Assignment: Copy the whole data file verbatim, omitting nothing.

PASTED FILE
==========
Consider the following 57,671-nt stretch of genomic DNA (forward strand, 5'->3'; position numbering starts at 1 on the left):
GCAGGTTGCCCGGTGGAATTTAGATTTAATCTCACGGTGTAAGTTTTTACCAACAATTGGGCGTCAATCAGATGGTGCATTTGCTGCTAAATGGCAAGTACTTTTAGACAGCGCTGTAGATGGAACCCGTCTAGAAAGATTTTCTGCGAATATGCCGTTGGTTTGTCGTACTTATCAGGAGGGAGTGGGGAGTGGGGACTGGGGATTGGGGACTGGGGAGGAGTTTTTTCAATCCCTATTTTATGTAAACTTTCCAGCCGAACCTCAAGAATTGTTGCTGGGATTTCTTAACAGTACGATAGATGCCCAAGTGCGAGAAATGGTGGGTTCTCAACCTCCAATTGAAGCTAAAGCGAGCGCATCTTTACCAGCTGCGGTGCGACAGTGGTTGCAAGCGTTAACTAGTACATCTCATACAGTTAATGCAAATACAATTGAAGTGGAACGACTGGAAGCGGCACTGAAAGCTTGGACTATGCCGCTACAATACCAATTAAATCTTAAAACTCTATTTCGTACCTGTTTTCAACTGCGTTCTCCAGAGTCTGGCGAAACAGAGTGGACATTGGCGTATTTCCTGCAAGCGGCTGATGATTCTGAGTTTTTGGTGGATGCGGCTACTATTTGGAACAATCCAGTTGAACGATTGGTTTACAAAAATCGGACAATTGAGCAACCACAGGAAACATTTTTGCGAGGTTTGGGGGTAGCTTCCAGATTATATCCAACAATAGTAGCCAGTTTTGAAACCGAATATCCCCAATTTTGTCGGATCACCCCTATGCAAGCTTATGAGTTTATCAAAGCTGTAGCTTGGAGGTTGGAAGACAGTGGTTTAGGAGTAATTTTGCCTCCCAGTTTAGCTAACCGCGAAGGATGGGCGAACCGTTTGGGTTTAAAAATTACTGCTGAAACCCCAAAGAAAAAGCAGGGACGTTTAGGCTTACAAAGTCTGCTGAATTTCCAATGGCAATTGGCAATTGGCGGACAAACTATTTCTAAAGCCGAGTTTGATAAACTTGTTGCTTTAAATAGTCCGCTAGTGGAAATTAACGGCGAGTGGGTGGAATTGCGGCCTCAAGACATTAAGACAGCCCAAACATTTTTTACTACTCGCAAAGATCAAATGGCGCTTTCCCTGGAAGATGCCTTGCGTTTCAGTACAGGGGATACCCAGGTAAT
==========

Consider the following 57,671-nt stretch of genomic DNA (forward strand, 5'->3'; position numbering starts at 1 on the left):
GCAGGTTGCCCGGTGGAATTTAGATTTAATCTCACGGTGTAAGTTTTTACCAACAATTGGGCGTCAATCAGATGGTGCATTTGCTGCTAAATGGCAAGTACTTTTAGACAGCGCTGTAGATGGAACCCGTCTAGAAAGATTTTCTGCGAATATGCCGTTGGTTTGTCGTACTTATCAGGAGGGAGTGGGGAGTGGGGACTGGGGATTGGGGACTGGGGAGGAGTTTTTTCAATCCCTATTTTATGTAAACTTTCCAGCCGAACCTCAAGAATTGTTGCTGGGATTTCTTAACAGTACGATAGATGCCCAAGTGCGAGAAATGGTGGGTTCTCAACCTCCAATTGAAGCTAAAGCGAGCGCATCTTTACCAGCTGCGGTGCGACAGTGGTTGCAAGCGTTAACTAGTACATCTCATACAGTTAATGCAAATACAATTGAAGTGGAACGACTGGAAGCGGCACTGAAAGCTTGGACTATGCCGCTACAATACCAATTAAATCTTAAAACTCTATTTCGTACCTGTTTTCAACTGCGTTCTCCAGAGTCTGGCGAAACAGAGTGGACATTGGCGTATTTCCTGCAAGCGGCTGATGATTCTGAGTTTTTGGTGGATGCGGCTACTATTTGGAACAATCCAGTTGAACGATTGGTTTACAAAAATCGGACAATTGAGCAACCACAGGAAACATTTTTGCGAGGTTTGGGGGTAGCTTCCAGATTATATCCAACAATAGTAGCCAGTTTTGAAACCGAATATCCCCAATTTTGTCGGATCACCCCTATGCAAGCTTATGAGTTTATCAAAGCTGTAGCTTGGAGGTTGGAAGACAGTGGTTTAGGAGTAATTTTGCCTCCCAGTTTAGCTAACCGCGAAGGATGGGCGAACCGTTTGGGTTTAAAAATTACTGCTGAAACCCCAAAGAAAAAGCAGGGACGTTTAGGCTTACAAAGTCTGCTGAATTTCCAATGGCAATTGGCAATTGGCGGACAAACTATTTCTAAAGCCGAGTTTGATAAACTTGTTGCTTTAAATAGTCCGCTAGTGGAAATTAACGGCGAGTGGGTGGAATTGCGGCCTCAAGACATTAAGACAGCCCAAACATTTTTTACTACTCGCAAAGATCAAATGGCGCTTTCCCTGGAAGATGCCTTGCGTTTCAGTACAGGGGATACCCAGGTAAT